A bill on illegal immigration issues is scheduled to come before the Senate this afternoon. The legislation, which proposes measures similar to those enacted in Arizona last year, would increase penalties for business owners who hire illegal immigrants, require law enforcement officers to verify the citizenship status of individuals if there is “reasonable suspicion” they’re are here illegally, and require all governmental documents, meetings and employees to use English. Gustavo Escalante is the manager of the Hispanic Business Council, a department of the greater Indianapolis Chamber of Commerce. Escalante says he’s concerned the bill will make it even more difficult for Hispanic entrepreneurs to keep up with taxes and will discourage economic growth in the community.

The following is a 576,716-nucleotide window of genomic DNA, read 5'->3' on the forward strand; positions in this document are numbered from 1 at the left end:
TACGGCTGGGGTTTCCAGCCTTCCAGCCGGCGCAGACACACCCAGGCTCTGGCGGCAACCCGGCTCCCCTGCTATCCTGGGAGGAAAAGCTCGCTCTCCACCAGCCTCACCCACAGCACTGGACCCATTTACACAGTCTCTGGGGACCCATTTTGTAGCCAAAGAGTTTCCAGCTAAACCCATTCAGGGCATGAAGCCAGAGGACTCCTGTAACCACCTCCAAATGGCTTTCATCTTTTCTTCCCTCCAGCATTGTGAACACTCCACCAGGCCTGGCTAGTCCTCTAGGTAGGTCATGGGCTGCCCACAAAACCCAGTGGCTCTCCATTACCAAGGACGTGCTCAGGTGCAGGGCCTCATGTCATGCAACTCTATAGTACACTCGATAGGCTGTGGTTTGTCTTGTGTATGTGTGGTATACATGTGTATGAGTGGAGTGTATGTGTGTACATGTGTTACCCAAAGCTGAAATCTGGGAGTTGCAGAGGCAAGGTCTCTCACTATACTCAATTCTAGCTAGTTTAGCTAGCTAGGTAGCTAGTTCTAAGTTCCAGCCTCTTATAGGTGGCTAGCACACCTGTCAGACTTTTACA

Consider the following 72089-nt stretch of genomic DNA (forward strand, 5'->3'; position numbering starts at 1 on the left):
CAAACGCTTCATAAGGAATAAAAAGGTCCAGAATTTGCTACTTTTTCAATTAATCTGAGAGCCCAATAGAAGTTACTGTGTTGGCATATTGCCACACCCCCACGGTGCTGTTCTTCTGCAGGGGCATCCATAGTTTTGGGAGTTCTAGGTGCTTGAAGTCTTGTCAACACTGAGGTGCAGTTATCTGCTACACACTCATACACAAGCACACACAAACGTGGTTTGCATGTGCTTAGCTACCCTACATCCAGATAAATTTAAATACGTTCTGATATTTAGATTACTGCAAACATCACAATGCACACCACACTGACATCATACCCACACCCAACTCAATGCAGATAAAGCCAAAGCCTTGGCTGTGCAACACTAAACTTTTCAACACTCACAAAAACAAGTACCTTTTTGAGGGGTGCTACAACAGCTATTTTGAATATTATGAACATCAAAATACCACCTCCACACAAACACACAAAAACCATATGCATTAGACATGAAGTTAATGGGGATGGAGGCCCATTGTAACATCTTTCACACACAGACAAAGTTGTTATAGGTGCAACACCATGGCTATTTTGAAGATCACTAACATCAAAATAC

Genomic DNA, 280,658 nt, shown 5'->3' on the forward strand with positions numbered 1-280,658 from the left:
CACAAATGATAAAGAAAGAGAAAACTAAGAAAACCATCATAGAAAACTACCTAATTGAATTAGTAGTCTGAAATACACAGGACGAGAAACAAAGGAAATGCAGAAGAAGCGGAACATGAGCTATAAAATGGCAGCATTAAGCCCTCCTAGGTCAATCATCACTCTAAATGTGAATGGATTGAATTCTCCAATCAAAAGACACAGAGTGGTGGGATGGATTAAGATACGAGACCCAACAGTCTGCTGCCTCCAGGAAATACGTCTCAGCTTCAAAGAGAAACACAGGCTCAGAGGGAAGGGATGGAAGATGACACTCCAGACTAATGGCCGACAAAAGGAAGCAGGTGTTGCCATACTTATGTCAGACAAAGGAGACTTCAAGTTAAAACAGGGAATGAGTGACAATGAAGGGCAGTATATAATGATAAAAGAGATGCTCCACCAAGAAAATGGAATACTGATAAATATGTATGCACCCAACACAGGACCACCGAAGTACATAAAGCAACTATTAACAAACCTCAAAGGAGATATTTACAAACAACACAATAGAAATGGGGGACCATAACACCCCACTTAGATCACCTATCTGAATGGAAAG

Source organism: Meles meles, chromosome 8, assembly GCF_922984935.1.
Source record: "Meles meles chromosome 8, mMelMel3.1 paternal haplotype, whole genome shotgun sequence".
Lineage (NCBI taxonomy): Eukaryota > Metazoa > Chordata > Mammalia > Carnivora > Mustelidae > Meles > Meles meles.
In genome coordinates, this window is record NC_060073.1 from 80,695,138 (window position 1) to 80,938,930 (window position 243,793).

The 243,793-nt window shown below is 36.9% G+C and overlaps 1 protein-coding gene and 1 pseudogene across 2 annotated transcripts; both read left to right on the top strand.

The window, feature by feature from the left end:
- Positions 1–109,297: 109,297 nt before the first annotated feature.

“It’s going to be really hard, then, for businesses to find out who is really legal or not,” said Escalante. “I think the repercussions are going to be way beyond what people think about it. The way we’re going to be looking out there for the rest of the world is going to be more like ‘Do not do business here in Indiana.’”
The Hispanic business community isn’t the only group worried about the bill. The Alliance for Immigration Reform in Indiana is a collective of business, faith-based, and social services leaders. A spokesperson for the group says immigration reform should be handled by the federal government, not individual states.
Meanwhile, Evansville Representative Suzanne Crouch, who introduced the bill, says the measure will simply bring the state into compliance with a law from the 80s, requiring documents to be printed in English.